The co-main event of the UFC 148: "Silva vs. Sonnen 2" card tonight (Sat., July 7, 2012) at the MGM Grand Garden Arena in Las Vegas, Nevada, featured Tito Ortiz and Forrest Griffin completing their trilogy with a rubber match to decide once and for all who the better man is between them.
It was also Ortiz's retirement fight, as he promised to hang up the gloves after 15 years in the fight game. For his part, Griffin essentially said he would have to contemplate the same if he couldn't defeat "The People's Champ."
He won on the judges scorecards but he should still be contemplating.
Ortiz gassed early and looked as though he had little chance of even surviving to the final horn but he not only did he manage to do so, he dropped Griffin multiple times and scored enough takedowns to seemingly earn a decision victory.
But when the scorecards were read, they all came in 29-28 for Griffin.
Forrest opened with a high kick that Tito blocked. That seemed to set the pace early, as Griffin continued coming with the kicks. Ortiz tried to respond with power punches but Griffin appeared to be ready for them.
The first takedown of the fight came just as soon as Ortiz rushed him and got his paws around him. Naturally, he immediately started in with the elbows and punches. He couldn't keep Forrest on the mat for long, though, and they reset with two minutes having gone by.
At this point they started brawling, exchanging punches and kicks. The next takedown attempt from Tito failed thanks to a good sprawl from Forrest. His punches didn't seem to be having a ton of effect, but he was getting the better of the fight on the feet.
Ortiz tried to close the round with one more takedown, and appeared to briefly get Forrest off his feet, but it lasted less than one second before the horn sounded.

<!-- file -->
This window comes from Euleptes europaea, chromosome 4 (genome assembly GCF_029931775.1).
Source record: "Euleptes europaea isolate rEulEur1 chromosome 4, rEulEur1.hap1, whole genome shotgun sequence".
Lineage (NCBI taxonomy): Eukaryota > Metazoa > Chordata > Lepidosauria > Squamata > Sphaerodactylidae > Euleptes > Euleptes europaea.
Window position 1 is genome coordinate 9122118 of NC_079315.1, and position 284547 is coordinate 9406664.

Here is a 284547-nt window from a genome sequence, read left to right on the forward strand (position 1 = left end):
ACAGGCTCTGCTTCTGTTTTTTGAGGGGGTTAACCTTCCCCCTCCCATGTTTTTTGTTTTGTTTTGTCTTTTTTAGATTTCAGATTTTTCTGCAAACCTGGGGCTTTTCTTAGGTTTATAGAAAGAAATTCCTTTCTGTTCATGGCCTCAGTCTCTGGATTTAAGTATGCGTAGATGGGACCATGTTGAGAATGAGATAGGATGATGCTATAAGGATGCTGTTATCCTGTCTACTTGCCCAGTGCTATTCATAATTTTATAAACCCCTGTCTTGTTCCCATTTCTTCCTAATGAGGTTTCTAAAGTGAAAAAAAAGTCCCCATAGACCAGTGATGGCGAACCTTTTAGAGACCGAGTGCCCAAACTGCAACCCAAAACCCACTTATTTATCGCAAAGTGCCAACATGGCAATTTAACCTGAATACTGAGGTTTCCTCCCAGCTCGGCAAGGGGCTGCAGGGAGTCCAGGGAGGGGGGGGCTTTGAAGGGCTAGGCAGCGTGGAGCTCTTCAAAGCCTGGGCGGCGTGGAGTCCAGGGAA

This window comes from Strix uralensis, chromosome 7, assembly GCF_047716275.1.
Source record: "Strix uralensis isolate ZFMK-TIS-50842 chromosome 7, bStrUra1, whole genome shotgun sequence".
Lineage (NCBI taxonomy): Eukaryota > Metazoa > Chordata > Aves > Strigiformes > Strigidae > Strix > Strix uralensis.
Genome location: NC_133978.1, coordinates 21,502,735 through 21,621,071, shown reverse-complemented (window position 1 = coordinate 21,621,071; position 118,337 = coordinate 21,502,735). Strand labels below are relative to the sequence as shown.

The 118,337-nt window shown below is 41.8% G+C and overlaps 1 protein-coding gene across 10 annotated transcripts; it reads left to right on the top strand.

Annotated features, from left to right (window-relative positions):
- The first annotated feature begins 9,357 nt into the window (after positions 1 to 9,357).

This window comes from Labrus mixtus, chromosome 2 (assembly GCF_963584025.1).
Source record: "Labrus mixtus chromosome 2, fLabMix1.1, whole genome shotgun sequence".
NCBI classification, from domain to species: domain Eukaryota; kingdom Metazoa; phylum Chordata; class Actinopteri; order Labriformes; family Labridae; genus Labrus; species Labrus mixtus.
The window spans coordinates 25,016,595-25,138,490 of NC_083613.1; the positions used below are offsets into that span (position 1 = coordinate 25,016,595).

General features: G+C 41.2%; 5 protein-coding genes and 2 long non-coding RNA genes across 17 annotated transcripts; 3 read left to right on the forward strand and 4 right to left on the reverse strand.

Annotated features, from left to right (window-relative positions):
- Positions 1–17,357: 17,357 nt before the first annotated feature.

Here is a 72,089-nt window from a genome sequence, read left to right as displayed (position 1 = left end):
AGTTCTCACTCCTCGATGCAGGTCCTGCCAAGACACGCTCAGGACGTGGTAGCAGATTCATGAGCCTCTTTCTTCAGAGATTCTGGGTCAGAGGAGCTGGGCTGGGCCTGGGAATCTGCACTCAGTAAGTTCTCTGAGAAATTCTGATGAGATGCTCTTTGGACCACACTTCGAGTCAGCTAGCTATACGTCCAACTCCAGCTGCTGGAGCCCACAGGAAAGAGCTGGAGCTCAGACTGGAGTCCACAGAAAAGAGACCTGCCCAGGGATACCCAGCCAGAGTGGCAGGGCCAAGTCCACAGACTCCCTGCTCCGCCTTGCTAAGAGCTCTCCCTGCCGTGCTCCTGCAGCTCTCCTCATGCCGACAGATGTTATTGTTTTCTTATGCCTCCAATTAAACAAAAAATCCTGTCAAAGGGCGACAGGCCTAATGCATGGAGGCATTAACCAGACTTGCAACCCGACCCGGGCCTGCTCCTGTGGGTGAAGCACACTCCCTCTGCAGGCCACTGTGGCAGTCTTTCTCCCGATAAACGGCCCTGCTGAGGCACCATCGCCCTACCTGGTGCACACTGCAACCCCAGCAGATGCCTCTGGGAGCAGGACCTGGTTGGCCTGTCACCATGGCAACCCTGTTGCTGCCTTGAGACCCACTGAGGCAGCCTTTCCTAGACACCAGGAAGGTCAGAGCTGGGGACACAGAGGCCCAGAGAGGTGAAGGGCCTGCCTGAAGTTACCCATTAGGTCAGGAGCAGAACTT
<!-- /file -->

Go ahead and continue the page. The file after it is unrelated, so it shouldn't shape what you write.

Tito landed a big right hand early in the second that dropped Griffin. "The People's Champ" rushed in to close it out just as a big "TITO" chant rang throughout the arena. But Forrest survived and Ortiz looked tired and worn.
Forrest, as he always does, stood in the pocket and traded punches with his opponent. He mixed in kicks, too, and they may have contributed to Ortiz's lack of energy. As the minutes wore on, Griffin stayed steady with the pressure while Tito looked less and less like he wanted to be there.
By the end of the second, Ortiz had essentially given away the round, despite a late takedown.
Tito's corner urged him to let it all hang out in the final frame, seeing as it represented the last five minutes of his career as an active mixed martial arts (MMA) fighter.
And then Ortiz landed a big punch that sent Griffin flying across the cage for another knockdown. Unbelievably enough, he got a takedown not long after it. He was tired, but he was making his offense count.
With roughly two minutes to go, Griffin finally got back to his feet. Forrest proceeded to unload with what he had left, throwing every punch in his playbook. Ortiz let it all hang out too and by the time the horn sounded, it looked like Tito went out on a win.
So much so that Forrest just walked out of the cage and tried to go to the back. He came back after Dana White ran him down but it was clear how he felt about it.
Unbelievably enough, the judges awarded him the fight anyway.
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